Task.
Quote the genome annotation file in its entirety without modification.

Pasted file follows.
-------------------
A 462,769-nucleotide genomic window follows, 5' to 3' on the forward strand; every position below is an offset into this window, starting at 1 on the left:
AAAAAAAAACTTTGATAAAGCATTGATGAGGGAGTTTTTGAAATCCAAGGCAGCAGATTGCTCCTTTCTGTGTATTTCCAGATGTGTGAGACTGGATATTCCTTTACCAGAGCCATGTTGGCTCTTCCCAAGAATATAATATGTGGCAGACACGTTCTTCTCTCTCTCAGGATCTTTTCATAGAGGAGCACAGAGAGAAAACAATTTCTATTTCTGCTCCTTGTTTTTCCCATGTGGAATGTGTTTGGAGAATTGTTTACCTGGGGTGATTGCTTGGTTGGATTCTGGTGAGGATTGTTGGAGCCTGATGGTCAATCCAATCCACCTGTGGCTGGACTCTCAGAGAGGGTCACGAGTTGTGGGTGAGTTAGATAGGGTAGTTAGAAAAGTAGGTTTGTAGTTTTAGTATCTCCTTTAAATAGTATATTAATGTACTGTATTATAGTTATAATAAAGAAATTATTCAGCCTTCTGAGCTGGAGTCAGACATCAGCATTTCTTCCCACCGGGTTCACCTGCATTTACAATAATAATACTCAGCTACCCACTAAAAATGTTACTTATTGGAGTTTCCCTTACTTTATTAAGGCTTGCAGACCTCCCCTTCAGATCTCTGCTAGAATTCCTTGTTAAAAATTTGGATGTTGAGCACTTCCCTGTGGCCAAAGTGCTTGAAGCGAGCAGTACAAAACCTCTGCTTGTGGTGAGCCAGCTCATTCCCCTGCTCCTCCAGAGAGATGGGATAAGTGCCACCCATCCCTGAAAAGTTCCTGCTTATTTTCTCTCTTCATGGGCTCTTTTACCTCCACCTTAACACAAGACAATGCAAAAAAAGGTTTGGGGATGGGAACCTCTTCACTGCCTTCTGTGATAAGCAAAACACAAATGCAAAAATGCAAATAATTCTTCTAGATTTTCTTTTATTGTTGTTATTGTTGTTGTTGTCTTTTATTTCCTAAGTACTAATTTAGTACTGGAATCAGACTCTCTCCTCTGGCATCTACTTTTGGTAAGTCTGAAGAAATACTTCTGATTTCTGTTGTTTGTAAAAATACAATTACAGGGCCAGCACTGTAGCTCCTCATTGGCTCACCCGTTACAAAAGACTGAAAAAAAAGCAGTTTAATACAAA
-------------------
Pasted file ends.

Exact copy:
A 462,769-nucleotide genomic window follows, 5' to 3' on the forward strand; every position below is an offset into this window, starting at 1 on the left:
AAAAAAAAACTTTGATAAAGCATTGATGAGGGAGTTTTTGAAATCCAAGGCAGCAGATTGCTCCTTTCTGTGTATTTCCAGATGTGTGAGACTGGATATTCCTTTACCAGAGCCATGTTGGCTCTTCCCAAGAATATAATATGTGGCAGACACGTTCTTCTCTCTCTCAGGATCTTTTCATAGAGGAGCACAGAGAGAAAACAATTTCTATTTCTGCTCCTTGTTTTTCCCATGTGGAATGTGTTTGGAGAATTGTTTACCTGGGGTGATTGCTTGGTTGGATTCTGGTGAGGATTGTTGGAGCCTGATGGTCAATCCAATCCACCTGTGGCTGGACTCTCAGAGAGGGTCACGAGTTGTGGGTGAGTTAGATAGGGTAGTTAGAAAAGTAGGTTTGTAGTTTTAGTATCTCCTTTAAATAGTATATTAATGTACTGTATTATAGTTATAATAAAGAAATTATTCAGCCTTCTGAGCTGGAGTCAGACATCAGCATTTCTTCCCACCGGGTTCACCTGCATTTACAATAATAATACTCAGCTACCCACTAAAAATGTTACTTATTGGAGTTTCCCTTACTTTATTAAGGCTTGCAGACCTCCCCTTCAGATCTCTGCTAGAATTCCTTGTTAAAAATTTGGATGTTGAGCACTTCCCTGTGGCCAAAGTGCTTGAAGCGAGCAGTACAAAACCTCTGCTTGTGGTGAGCCAGCTCATTCCCCTGCTCCTCCAGAGAGATGGGATAAGTGCCACCCATCCCTGAAAAGTTCCTGCTTATTTTCTCTCTTCATGGGCTCTTTTACCTCCACCTTAACACAAGACAATGCAAAAAAAGGTTTGGGGATGGGAACCTCTTCACTGCCTTCTGTGATAAGCAAAACACAAATGCAAAAATGCAAATAATTCTTCTAGATTTTCTTTTATTGTTGTTATTGTTGTTGTTGTCTTTTATTTCCTAAGTACTAATTTAGTACTGGAATCAGACTCTCTCCTCTGGCATCTACTTTTGGTAAGTCTGAAGAAATACTTCTGATTTCTGTTGTTTGTAAAAATACAATTACAGGGCCAGCACTGTAGCTCCTCATTGGCTCACCCGTTACAAAAGACTGAAAAAAAAGCAGTTTAATACAAA